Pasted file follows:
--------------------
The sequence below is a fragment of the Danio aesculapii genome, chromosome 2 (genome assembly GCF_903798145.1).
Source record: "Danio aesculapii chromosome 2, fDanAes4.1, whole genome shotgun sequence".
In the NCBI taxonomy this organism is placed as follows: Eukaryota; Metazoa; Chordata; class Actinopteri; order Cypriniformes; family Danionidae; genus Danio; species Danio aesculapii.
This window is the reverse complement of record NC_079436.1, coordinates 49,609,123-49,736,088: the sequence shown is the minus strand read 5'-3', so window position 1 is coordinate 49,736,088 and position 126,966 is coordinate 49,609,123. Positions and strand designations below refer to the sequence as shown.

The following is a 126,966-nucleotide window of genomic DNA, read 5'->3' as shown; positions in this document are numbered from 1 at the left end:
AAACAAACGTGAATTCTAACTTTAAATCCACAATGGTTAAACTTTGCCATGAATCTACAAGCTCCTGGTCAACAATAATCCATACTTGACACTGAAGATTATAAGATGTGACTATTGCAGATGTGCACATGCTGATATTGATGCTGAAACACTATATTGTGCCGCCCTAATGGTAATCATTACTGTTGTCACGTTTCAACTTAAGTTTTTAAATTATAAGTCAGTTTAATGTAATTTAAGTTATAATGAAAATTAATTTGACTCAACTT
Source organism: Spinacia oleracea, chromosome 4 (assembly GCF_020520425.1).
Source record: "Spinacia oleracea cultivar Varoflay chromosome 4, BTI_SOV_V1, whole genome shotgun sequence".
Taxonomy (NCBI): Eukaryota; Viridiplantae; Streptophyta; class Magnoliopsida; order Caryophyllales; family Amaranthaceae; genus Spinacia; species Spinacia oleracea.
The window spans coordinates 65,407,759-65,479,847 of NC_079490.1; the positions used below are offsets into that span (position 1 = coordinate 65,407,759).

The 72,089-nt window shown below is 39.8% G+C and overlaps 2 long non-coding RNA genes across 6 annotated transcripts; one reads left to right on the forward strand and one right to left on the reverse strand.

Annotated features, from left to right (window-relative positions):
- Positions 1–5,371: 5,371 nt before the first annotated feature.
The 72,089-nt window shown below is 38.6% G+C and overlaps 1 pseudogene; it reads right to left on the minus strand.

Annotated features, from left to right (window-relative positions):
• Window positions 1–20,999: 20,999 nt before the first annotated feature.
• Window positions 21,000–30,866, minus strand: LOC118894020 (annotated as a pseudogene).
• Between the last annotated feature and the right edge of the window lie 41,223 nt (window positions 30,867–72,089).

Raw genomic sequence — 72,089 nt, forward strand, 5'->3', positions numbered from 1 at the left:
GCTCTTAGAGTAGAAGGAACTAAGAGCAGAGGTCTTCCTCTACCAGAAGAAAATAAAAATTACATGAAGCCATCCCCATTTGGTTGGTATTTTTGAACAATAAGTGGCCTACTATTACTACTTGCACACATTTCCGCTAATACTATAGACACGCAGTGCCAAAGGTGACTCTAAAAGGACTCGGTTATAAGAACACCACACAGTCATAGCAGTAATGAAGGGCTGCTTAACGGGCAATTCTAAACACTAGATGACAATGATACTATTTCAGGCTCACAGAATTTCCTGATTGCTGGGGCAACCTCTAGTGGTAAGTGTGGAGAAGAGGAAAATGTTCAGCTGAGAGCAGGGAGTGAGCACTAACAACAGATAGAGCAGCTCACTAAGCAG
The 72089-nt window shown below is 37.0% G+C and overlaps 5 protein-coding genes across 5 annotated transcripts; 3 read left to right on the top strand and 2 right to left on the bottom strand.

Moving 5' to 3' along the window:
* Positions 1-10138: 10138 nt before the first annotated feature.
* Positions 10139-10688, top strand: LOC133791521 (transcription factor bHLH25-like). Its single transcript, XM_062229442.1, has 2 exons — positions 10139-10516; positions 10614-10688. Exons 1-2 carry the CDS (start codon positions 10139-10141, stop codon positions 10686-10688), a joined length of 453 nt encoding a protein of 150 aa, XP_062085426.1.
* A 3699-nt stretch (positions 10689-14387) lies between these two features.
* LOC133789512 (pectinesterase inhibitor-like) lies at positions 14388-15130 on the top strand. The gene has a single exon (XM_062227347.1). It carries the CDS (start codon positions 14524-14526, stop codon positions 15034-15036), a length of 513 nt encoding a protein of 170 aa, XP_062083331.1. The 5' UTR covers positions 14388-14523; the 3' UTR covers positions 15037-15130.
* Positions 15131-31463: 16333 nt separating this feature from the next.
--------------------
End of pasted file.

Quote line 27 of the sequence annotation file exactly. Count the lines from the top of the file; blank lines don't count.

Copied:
* Positions 15131-31463: 16333 nt separating this feature from the next.